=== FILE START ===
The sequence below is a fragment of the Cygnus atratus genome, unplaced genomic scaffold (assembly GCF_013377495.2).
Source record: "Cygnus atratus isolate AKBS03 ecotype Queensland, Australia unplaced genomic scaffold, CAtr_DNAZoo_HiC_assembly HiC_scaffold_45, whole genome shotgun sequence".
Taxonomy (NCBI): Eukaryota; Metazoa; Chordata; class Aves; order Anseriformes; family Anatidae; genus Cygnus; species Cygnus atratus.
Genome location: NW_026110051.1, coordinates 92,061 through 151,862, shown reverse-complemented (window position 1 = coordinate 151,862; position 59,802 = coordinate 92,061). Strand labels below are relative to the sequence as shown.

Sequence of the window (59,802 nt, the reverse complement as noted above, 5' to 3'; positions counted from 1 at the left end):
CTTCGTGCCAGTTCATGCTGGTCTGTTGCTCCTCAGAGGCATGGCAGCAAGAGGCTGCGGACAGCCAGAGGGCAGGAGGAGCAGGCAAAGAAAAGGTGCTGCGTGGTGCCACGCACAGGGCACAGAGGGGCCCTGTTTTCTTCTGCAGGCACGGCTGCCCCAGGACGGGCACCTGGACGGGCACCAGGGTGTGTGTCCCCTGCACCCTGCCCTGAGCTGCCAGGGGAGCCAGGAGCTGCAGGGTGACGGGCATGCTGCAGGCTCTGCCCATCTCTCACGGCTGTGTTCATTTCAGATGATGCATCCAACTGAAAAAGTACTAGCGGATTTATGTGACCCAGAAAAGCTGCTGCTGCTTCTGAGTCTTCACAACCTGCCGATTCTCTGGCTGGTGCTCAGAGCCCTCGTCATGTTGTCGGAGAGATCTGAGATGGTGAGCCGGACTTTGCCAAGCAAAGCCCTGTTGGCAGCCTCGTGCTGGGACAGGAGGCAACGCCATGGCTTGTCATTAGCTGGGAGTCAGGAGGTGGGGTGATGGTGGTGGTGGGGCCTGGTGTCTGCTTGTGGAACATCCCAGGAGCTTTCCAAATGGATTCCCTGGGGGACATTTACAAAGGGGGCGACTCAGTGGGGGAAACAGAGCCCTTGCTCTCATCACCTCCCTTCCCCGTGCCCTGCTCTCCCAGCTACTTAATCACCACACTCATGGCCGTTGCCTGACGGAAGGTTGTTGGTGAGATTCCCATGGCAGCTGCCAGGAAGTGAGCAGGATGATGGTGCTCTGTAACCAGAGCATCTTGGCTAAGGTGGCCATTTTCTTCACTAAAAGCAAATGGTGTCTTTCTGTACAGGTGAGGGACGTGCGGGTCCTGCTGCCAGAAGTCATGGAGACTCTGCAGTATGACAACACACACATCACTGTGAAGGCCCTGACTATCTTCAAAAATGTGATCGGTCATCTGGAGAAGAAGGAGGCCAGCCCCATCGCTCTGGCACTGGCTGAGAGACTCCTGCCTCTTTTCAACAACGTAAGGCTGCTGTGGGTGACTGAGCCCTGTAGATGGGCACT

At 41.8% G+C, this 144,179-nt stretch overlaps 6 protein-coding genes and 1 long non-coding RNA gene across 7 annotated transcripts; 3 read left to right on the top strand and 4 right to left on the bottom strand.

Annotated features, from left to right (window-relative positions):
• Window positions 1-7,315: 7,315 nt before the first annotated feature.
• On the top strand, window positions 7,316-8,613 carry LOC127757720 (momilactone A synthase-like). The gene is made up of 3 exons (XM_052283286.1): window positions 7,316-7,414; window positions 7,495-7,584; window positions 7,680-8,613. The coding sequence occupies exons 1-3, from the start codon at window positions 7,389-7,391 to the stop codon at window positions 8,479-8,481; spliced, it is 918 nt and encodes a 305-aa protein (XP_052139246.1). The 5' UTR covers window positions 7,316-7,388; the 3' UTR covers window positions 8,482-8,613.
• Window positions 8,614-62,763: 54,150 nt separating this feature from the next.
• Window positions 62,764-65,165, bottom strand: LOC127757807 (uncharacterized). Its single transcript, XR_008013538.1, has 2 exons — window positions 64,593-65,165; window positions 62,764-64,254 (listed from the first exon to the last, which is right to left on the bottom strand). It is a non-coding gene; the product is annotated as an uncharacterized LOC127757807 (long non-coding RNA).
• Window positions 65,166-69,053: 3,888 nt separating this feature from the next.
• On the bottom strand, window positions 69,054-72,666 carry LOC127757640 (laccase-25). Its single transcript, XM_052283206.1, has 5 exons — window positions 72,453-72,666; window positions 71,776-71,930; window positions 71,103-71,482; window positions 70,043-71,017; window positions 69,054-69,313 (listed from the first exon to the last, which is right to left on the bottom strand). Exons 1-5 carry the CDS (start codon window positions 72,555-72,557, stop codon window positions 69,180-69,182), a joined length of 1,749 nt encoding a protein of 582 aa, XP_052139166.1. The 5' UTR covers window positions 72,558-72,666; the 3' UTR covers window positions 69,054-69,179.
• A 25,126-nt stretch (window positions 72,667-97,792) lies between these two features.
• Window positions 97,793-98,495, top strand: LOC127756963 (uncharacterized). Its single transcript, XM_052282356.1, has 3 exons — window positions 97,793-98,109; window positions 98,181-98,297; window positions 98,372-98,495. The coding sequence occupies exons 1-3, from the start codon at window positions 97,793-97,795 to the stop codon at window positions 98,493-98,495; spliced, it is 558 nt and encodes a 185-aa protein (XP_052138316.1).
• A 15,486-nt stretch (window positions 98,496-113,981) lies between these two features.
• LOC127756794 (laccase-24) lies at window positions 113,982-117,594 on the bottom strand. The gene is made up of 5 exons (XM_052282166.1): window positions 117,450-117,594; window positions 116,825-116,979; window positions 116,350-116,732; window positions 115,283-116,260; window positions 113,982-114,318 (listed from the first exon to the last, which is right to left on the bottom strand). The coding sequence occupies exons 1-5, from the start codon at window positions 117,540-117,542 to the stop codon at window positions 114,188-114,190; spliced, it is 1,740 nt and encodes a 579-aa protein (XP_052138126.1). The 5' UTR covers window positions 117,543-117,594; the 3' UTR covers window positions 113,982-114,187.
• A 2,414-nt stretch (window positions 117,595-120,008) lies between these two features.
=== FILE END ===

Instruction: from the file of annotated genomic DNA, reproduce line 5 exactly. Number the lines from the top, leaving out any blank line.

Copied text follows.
Sequence of the window (59,802 nt, the reverse complement as noted above, 5' to 3'; positions counted from 1 at the left end):